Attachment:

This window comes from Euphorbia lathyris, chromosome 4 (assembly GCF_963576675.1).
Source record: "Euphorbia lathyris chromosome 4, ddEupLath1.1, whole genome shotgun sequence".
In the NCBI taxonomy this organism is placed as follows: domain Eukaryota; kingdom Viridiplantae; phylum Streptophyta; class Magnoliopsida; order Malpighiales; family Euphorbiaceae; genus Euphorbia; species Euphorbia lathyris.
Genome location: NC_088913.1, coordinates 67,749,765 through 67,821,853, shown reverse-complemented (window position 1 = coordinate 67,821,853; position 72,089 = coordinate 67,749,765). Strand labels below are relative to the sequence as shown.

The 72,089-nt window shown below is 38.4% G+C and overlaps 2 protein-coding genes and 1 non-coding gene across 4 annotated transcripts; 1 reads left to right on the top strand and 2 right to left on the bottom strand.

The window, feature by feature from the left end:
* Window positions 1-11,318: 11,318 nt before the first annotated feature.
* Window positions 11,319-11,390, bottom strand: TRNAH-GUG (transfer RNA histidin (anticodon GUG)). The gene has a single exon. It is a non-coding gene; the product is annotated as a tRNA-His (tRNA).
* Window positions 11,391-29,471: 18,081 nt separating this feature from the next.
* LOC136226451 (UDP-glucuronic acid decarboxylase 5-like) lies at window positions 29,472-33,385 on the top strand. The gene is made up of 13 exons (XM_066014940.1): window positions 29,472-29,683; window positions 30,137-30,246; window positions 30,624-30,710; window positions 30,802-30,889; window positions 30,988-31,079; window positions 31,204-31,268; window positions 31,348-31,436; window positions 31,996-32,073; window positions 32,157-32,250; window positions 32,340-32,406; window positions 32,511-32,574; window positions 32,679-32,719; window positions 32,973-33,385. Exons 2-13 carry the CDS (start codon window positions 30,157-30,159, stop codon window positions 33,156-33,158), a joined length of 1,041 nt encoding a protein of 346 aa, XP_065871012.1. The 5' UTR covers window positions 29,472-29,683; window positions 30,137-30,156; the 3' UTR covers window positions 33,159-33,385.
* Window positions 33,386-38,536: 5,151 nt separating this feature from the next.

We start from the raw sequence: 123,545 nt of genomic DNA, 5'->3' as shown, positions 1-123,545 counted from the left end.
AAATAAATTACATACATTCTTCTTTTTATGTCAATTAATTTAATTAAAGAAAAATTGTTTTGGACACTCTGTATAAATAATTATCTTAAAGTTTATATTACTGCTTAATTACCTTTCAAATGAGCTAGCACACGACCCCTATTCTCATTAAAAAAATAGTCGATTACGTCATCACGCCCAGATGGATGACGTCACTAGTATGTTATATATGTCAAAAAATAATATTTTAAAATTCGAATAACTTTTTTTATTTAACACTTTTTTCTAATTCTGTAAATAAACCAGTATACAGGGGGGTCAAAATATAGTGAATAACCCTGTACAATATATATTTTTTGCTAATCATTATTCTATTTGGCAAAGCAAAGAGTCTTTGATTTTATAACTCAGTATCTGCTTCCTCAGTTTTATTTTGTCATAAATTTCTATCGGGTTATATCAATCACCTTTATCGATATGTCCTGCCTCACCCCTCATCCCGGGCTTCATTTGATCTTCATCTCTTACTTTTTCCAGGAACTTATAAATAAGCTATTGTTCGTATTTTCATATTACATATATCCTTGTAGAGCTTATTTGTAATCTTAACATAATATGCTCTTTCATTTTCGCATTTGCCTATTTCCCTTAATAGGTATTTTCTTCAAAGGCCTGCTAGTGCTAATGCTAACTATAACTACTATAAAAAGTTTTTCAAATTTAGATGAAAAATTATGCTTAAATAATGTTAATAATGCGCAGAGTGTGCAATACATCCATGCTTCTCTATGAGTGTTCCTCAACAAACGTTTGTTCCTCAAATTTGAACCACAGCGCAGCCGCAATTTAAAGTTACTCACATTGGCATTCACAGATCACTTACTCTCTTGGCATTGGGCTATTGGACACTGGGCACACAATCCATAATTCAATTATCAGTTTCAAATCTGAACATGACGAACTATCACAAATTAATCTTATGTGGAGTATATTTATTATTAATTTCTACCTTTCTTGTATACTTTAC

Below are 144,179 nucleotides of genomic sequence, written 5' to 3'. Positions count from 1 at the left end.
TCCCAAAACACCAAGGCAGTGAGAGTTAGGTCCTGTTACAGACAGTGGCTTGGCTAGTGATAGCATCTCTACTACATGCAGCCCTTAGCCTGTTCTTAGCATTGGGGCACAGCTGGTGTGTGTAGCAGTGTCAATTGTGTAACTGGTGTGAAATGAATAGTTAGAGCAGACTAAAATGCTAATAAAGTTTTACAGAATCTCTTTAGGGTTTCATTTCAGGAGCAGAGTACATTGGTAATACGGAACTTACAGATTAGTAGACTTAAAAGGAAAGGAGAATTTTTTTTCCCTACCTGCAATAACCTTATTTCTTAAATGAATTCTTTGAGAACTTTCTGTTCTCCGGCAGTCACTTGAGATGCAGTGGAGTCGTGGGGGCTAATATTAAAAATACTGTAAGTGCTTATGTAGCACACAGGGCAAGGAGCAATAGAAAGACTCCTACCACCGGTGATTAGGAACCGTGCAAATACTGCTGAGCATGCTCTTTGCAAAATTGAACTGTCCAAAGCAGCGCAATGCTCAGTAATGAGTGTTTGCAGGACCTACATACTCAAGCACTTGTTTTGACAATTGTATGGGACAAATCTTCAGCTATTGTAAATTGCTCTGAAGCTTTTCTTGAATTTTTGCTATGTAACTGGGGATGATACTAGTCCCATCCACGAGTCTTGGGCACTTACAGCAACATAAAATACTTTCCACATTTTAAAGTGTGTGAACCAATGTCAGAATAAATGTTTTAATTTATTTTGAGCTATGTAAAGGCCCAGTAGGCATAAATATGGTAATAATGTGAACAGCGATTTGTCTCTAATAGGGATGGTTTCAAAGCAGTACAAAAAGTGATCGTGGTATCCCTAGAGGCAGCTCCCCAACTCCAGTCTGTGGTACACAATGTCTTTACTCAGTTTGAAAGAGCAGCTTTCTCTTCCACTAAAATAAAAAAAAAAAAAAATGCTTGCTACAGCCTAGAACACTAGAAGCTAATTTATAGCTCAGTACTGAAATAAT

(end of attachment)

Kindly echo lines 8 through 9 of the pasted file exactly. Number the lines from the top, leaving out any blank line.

* Window positions 11,319-11,390, bottom strand: TRNAH-GUG (transfer RNA histidin (anticodon GUG)). The gene has a single exon. It is a non-coding gene; the product is annotated as a tRNA-His (tRNA).
* Window positions 11,391-29,471: 18,081 nt separating this feature from the next.